Controversial private college banned from recruiting students

26 February 2015 | last updated: 10 December 2015

A private college that was one of the main beneficiaries of the government's move to allow for-profit companies access to public funding has been banned from recruiting overseas students.

St Patrick's College, whose students received almost £100m in public-backed funding in 2013/14, has had its licence to recruit overseas students suspended by the Home Office. The college, which received more public funding than any other private college last year, is also being investigated by the Department for Business, Innovation and Skills and the Quality Assurance Agency.

In 2011/12 St Patrick's enrolled just 50 students and received £370,000 from the government through state-backed student loans. The following year it received £41.5m and enrolled 4,154 students after the government rapidly increased the number of courses where students could access publicly-funded student loans and maintenance support.

The University and College Union (UCU) said the government should have checked such rapid expansion at the time and that it repeatedly warned the government about the rapid expansion of the for-profit sector. The union's complaints have been echoed by MPs who this week produced a report that was highly critical of the government's failure to heed explicit warnings from UCU and others.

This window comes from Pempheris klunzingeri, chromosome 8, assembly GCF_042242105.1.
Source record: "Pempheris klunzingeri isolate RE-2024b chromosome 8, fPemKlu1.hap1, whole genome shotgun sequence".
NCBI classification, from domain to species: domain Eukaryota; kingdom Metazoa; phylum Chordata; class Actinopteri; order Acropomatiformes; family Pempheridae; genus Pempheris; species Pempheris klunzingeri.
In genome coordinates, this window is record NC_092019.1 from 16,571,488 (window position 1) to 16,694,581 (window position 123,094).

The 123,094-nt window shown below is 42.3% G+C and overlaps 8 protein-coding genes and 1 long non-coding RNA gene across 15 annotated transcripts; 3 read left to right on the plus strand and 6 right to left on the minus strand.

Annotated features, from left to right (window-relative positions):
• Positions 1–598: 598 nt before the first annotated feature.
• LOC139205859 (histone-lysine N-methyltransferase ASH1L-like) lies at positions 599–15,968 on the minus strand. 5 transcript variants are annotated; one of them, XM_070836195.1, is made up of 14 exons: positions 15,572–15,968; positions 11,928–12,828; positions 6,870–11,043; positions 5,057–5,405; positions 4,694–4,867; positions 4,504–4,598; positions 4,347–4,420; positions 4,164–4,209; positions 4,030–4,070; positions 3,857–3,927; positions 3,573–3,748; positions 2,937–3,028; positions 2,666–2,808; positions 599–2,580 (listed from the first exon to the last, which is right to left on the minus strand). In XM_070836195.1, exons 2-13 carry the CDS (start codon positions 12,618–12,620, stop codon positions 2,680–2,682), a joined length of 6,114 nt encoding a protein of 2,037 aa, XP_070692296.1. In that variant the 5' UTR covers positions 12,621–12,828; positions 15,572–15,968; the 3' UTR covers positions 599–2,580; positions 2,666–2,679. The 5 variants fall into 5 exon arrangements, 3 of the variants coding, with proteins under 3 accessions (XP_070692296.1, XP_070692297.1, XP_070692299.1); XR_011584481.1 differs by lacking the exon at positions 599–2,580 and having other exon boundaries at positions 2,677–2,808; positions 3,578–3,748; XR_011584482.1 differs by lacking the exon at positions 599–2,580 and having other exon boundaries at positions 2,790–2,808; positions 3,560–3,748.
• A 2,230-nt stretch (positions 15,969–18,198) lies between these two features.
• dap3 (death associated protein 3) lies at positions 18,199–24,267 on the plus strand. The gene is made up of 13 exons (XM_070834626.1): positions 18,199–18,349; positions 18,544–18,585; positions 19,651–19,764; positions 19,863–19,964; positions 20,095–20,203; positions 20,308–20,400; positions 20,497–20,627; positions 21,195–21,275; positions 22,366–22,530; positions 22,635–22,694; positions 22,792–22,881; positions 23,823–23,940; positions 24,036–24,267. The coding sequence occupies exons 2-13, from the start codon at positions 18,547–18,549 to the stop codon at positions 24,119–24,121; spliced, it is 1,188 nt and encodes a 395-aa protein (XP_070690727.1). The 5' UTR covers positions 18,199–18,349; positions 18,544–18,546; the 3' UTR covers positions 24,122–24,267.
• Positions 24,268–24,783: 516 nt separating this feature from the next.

UCU general secretary, Sally Hunt, said: 'The government's decision to introduce checks and balances now is a bit of a shambles and looks like a case of trying to close the door long after the for-profit horse has bolted.

'St Patrick's is one of the institutions that grew very fast out of nowhere once the government allowed the college access to taxpayer-funded student loans. The government allowed private companies, that lack transparency and accountability, to profit from public subsidies without the most basic checks and this is the completely inevitable result.

'We warned ministers this would happen, but they chose not to listen because they did not want to accept that profit and education is a dangerous combination. Whoever forms the next government needs to take proper control of the for-profit shambles in the interests of the public and students.'

St Patrick's is the subject of Face The Facts on Radio 4 at 12:15pm today (Thursday).

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